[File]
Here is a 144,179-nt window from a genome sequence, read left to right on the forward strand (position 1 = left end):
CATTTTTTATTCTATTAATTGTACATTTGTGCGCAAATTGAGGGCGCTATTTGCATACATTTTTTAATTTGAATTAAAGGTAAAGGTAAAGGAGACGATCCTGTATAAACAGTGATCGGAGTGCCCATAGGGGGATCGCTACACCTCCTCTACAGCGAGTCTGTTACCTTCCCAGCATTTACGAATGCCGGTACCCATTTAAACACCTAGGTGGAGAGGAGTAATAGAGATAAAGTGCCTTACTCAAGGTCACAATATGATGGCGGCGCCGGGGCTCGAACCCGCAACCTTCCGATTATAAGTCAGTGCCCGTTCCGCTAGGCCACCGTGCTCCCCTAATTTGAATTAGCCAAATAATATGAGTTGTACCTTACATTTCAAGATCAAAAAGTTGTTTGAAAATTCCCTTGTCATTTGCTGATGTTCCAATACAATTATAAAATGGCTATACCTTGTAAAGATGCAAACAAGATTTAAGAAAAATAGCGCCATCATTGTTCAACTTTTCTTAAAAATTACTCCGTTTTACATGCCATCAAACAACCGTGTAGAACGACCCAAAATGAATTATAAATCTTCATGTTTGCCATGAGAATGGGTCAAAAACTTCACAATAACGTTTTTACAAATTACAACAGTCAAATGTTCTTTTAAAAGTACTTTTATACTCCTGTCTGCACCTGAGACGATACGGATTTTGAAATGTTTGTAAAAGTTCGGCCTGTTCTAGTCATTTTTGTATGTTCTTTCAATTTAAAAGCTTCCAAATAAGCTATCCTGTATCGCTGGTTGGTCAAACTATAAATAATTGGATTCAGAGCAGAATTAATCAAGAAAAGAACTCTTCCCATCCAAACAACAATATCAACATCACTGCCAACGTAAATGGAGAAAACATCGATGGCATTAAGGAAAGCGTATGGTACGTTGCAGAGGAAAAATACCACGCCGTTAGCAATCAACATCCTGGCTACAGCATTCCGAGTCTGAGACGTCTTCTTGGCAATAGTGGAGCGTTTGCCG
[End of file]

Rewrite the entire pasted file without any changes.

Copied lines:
Here is a 144,179-nt window from a genome sequence, read left to right on the forward strand (position 1 = left end):
CATTTTTTATTCTATTAATTGTACATTTGTGCGCAAATTGAGGGCGCTATTTGCATACATTTTTTAATTTGAATTAAAGGTAAAGGTAAAGGAGACGATCCTGTATAAACAGTGATCGGAGTGCCCATAGGGGGATCGCTACACCTCCTCTACAGCGAGTCTGTTACCTTCCCAGCATTTACGAATGCCGGTACCCATTTAAACACCTAGGTGGAGAGGAGTAATAGAGATAAAGTGCCTTACTCAAGGTCACAATATGATGGCGGCGCCGGGGCTCGAACCCGCAACCTTCCGATTATAAGTCAGTGCCCGTTCCGCTAGGCCACCGTGCTCCCCTAATTTGAATTAGCCAAATAATATGAGTTGTACCTTACATTTCAAGATCAAAAAGTTGTTTGAAAATTCCCTTGTCATTTGCTGATGTTCCAATACAATTATAAAATGGCTATACCTTGTAAAGATGCAAACAAGATTTAAGAAAAATAGCGCCATCATTGTTCAACTTTTCTTAAAAATTACTCCGTTTTACATGCCATCAAACAACCGTGTAGAACGACCCAAAATGAATTATAAATCTTCATGTTTGCCATGAGAATGGGTCAAAAACTTCACAATAACGTTTTTACAAATTACAACAGTCAAATGTTCTTTTAAAAGTACTTTTATACTCCTGTCTGCACCTGAGACGATACGGATTTTGAAATGTTTGTAAAAGTTCGGCCTGTTCTAGTCATTTTTGTATGTTCTTTCAATTTAAAAGCTTCCAAATAAGCTATCCTGTATCGCTGGTTGGTCAAACTATAAATAATTGGATTCAGAGCAGAATTAATCAAGAAAAGAACTCTTCCCATCCAAACAACAATATCAACATCACTGCCAACGTAAATGGAGAAAACATCGATGGCATTAAGGAAAGCGTATGGTACGTTGCAGAGGAAAAATACCACGCCGTTAGCAATCAACATCCTGGCTACAGCATTCCGAGTCTGAGACGTCTTCTTGGCAATAGTGGAGCGTTTGCCG